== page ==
The Significance of Liquidation in Your Business
You might have heard on the business news how Phillip Cochineas has helped built back their company after facing serious liquidation issues. What is basically the whole deal with liquidation and its real meaning? If you say liquidation, you are referring to a legal process that some business establishments go through if they need to put an end to their business. Once a business is liquidated, all of its assets will be sold to other people and companies and the proceeds will immediately go straight to the creditors to pay them. The process of liquidation is also referred as business dissolution or winding up.
Usually, liquidation is thought of as the choice that business owners make when they can no longer pay for their accumulating debts. For the assets of the company, it will be the part of the creditor to do something about them after the company has declared that they will have their assets liquidated. In order for the creditors to receive money from these assets, they would rather have them sold to another company or person. Creditors are the first ones in line who will get the profit of the assets that are sold by the business. If the creditors will have left something, the next in line who gets it will be the shareholders of the company. Mostly, the preferred shareholders will gain more favor from the what is left from the proceeds of the assets and the next ones are then the common shareholders.
When it comes to liquidation, there are basically two major kinds of them. The first kind of liquidation is what you call compulsory and the second kind of liquidation is what you call voluntary. It will be the power of the court to order a compulsory liquidation among business establishments if they need to liquidate their assets so that their creditors can be paid off. It is very much different with voluntary liquidation as there is still a need to file a petition for liquidation to the court of law as done by either the contributor, the company itself, or the creditor. This usually takes place among companies that can no longer afford paying for their debts or have debts that will just end up winding the company up. Most of the time, the decision to wind up and dissolve the company is all the doing of the shareholders of the company thus the need to have voluntary liquidation.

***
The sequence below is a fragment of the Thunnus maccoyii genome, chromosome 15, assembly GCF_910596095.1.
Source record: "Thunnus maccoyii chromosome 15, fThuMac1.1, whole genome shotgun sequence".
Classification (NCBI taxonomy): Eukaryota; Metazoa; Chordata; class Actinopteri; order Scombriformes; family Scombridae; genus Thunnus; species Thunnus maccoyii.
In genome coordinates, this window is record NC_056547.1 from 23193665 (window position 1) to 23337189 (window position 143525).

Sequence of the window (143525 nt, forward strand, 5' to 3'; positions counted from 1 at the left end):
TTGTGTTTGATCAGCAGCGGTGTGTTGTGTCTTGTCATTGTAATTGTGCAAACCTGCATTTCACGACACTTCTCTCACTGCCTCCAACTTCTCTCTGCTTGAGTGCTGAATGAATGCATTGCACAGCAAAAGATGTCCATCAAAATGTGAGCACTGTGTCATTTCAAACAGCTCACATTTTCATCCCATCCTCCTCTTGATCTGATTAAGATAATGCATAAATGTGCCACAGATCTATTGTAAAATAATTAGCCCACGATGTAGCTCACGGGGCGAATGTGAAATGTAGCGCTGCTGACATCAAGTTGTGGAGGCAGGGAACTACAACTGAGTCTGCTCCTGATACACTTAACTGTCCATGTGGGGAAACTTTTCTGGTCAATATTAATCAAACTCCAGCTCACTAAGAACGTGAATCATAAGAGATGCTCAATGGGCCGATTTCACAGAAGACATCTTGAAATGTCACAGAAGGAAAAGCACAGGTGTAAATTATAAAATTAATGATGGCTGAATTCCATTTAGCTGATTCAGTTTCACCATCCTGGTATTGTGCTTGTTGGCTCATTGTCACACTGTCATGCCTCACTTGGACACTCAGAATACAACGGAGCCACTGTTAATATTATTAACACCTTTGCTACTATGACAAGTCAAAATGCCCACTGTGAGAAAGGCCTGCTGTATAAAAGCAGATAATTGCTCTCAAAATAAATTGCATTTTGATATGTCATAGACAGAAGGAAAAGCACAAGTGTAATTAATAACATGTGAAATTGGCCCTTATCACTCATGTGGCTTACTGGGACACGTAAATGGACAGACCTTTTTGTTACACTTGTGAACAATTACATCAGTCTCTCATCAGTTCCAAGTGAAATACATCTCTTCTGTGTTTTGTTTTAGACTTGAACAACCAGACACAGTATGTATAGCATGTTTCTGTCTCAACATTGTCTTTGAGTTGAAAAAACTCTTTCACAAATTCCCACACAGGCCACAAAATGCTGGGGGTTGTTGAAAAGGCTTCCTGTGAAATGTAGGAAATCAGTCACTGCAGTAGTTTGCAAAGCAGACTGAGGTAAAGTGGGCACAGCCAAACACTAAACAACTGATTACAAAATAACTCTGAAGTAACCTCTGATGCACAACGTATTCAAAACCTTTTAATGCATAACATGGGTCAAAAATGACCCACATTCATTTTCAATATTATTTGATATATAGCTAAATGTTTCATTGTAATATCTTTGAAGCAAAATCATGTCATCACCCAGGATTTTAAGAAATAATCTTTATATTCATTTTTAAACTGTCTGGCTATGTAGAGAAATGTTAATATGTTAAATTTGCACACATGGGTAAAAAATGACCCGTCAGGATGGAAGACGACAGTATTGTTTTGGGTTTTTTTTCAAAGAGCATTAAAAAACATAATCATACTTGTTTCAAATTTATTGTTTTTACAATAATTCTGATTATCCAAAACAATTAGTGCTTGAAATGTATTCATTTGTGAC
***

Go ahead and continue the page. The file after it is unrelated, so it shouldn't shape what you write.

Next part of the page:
If a company has debts that they cannot pay, they are most likely caused by a change in the market or an increase in competition. Company liquidation is thus bound to ensue. All of the outstanding debts of the company will be forgotten when it closes via liquidation. This then gives the directors another direction for their company just like what Phillip Cochineas did.